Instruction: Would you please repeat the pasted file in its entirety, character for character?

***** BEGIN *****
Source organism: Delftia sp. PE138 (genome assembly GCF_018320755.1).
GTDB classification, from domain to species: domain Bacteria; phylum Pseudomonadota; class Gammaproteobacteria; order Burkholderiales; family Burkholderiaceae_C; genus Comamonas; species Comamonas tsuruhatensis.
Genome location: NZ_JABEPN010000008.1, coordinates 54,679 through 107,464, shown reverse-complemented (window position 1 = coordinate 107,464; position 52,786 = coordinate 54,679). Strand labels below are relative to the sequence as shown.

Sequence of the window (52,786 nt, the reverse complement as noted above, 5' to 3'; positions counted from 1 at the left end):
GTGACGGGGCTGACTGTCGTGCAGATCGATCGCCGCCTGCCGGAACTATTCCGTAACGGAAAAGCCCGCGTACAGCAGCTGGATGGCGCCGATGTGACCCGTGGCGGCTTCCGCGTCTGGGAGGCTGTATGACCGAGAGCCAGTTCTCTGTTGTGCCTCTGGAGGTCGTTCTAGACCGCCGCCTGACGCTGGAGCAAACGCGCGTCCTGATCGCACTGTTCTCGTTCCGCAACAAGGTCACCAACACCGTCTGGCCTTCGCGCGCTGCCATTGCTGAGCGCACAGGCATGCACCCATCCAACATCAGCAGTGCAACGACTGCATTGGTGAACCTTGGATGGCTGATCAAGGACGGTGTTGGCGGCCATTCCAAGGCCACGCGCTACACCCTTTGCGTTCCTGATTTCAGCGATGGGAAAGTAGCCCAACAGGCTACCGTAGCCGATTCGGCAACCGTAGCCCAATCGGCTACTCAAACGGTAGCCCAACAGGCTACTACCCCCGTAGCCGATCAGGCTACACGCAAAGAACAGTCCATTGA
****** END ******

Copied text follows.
Source organism: Delftia sp. PE138 (genome assembly GCF_018320755.1).
GTDB classification, from domain to species: domain Bacteria; phylum Pseudomonadota; class Gammaproteobacteria; order Burkholderiales; family Burkholderiaceae_C; genus Comamonas; species Comamonas tsuruhatensis.
Genome location: NZ_JABEPN010000008.1, coordinates 54,679 through 107,464, shown reverse-complemented (window position 1 = coordinate 107,464; position 52,786 = coordinate 54,679). Strand labels below are relative to the sequence as shown.

Sequence of the window (52,786 nt, the reverse complement as noted above, 5' to 3'; positions counted from 1 at the left end):
GTGACGGGGCTGACTGTCGTGCAGATCGATCGCCGCCTGCCGGAACTATTCCGTAACGGAAAAGCCCGCGTACAGCAGCTGGATGGCGCCGATGTGACCCGTGGCGGCTTCCGCGTCTGGGAGGCTGTATGACCGAGAGCCAGTTCTCTGTTGTGCCTCTGGAGGTCGTTCTAGACCGCCGCCTGACGCTGGAGCAAACGCGCGTCCTGATCGCACTGTTCTCGTTCCGCAACAAGGTCACCAACACCGTCTGGCCTTCGCGCGCTGCCATTGCTGAGCGCACAGGCATGCACCCATCCAACATCAGCAGTGCAACGACTGCATTGGTGAACCTTGGATGGCTGATCAAGGACGGTGTTGGCGGCCATTCCAAGGCCACGCGCTACACCCTTTGCGTTCCTGATTTCAGCGATGGGAAAGTAGCCCAACAGGCTACCGTAGCCGATTCGGCAACCGTAGCCCAATCGGCTACTCAAACGGTAGCCCAACAGGCTACTACCCCCGTAGCCGATCAGGCTACACGCAAAGAACAGTCCATTGA